' The closing show of 2nd Story's season is the three act play "Entertaing Mr. Sloane" by Joe Orton and is condensed into a 125 minute show performed without intermission. It was written in 1964 and is a deliciously kinky, delightfully perverse black comedy about a family with a walk-in closet full of skeletons and a seductive stranger who unlocks these sordid secrets.Sloane is a handsome drifter taken in as a lodger by Kath, a sexually frustrated, middle-aged landlady who lives beside a garbage dump. Ed, Kath's brother, a supposedly respectable businessman, initially tries to have the suspicious Sloane ejected but he too develops a sexual fascination with the young man and hires him as his chauffeur. Only Kath and Ed's elderly father seems to recognize the genuine threat Sloane poses. Director Ed Shea casts four incredible performers in this well written show and obtains astounding performances from them. His blocking and direction as well as his keen insight to these slightly off center characters wins them a resounding standing ovation at the close of the show.
Even though this show is billed as a comedy there are harrowing and frightening moments that occur, shocking the audience. Ed keeps the audience on the edge of their seats as the secrets about the family unfold and what the clever but sinister, Sloane does with this information. He melds each secret into a plus for him and explains any wrong doing as the way he was brought up in an orphanage and he goes to visit the graves of his lower class parents that didn't give a damn about him because they killed themselves. All of the characters are a bit off balance in their misdeeds but the audience savors each and every riveting moment along the way. Ed's pacing of the show is brilliantly done and keeps your attention from start to finish with this hidden comic gem of a play.
Rae Mancini is marvelous as Kath who at first mothers Sloane then imagines him to be her long lost lover of the past. She has a stunning scene in the closing moments of Act 1 where she obtains what she craves from Sloane at last. Kath has a secret she shares with Sloane in the second act and in the last act plots and plans with her brother to obtain what they both want. John Michael Richardson is excellent as the supposedly upright businessman brother, Ed who tries to hide his true colors. His duplicitous behavior becomes more apparent as the show goes on. Ed is a pompous, hypocrite that seems to care about his family but is really out for number one. He and Rae make strong adversaries in this show. John Michael steals every scene he is in especially funny is when he asks Sloane about certain sports he has played and licks his lips when he mentions pole vaulting. This scene reveals Ed's true interest in young men. He and Rae excel in these roles.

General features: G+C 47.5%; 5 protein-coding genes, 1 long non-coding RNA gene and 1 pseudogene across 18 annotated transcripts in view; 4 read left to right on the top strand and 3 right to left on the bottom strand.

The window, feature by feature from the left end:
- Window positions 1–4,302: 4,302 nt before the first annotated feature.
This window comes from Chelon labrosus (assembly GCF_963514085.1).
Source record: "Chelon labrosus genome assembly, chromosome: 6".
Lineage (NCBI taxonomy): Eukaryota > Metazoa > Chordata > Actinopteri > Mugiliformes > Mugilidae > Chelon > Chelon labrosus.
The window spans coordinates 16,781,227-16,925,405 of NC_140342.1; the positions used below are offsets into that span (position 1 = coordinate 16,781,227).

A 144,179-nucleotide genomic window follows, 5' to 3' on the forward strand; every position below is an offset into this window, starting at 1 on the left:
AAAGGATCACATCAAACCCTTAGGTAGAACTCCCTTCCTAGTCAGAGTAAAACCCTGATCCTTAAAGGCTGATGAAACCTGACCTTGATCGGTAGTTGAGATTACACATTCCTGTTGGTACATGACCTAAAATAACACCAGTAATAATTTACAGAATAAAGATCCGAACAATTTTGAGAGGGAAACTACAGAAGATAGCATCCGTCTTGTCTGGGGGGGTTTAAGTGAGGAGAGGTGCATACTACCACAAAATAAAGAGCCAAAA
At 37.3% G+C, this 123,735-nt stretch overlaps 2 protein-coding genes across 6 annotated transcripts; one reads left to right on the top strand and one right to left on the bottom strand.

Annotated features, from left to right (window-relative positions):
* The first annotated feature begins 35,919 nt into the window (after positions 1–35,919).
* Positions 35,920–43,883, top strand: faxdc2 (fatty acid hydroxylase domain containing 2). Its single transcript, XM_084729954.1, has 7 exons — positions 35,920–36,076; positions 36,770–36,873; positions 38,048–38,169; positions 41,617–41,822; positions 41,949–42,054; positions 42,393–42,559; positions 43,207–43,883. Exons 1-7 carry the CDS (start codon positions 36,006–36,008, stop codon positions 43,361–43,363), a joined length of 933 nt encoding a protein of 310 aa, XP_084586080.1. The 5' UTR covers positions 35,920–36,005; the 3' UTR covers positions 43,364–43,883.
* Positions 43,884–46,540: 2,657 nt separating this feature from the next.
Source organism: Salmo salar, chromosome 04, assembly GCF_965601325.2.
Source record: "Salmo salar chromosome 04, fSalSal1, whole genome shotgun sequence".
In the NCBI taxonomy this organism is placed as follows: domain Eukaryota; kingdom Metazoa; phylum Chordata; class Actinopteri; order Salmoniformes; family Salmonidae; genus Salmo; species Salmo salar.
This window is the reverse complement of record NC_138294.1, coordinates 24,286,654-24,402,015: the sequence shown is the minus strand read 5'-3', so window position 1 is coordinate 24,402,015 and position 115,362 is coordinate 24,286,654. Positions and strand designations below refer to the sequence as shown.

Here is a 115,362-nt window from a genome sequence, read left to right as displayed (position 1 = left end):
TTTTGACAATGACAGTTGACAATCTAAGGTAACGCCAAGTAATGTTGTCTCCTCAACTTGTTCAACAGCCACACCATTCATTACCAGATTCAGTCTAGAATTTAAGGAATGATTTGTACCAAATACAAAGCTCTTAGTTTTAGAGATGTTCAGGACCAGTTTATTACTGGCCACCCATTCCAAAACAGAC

Tom Roberts plays the irascible father, Kemp who witnessed a murder two years ago but never testified to put the culprit away. He hasn't spoken to his son for twenty years and became disillusioned with his daughter when she had a baby out of wedlock years ago. Tom brings this curmudgeon to life, cowering in fright of Sloane's erratic behavior in the second act. Cory Crew is dynamite as this avaricious manipulator of his elders. In his debut performance at 2nd Story, he delivers the goods in spades. As Sloane he establishes compatible relationships with the others using them for his own ends. Sloane weaves his way out of several sticky situations however when Cory erupts into psychopathic behavior the audience is left breathless. Will he end up paying for his misdeeds or not? Cory is usually cast in handsome juvenile leads but this role displays his depth as a serious dramatic actor. I first reviewed him in 2007 in "Stuff Happens" at URI when he was a freshman. So for an electrifying black comedy that shows the underbelly of society in the 1960's in a very well written script, be sure to catch "Entertaining Mr. Sloane" at 2nd Story Theatre. The more things change the more they stay the same with the way the upper class use people by being sexual predators and how they exploit them for their own ends. A word of praise to Trevor Elliott for his gorgeous 1960's two story living room set and Ron Cesario for his lovely costumes.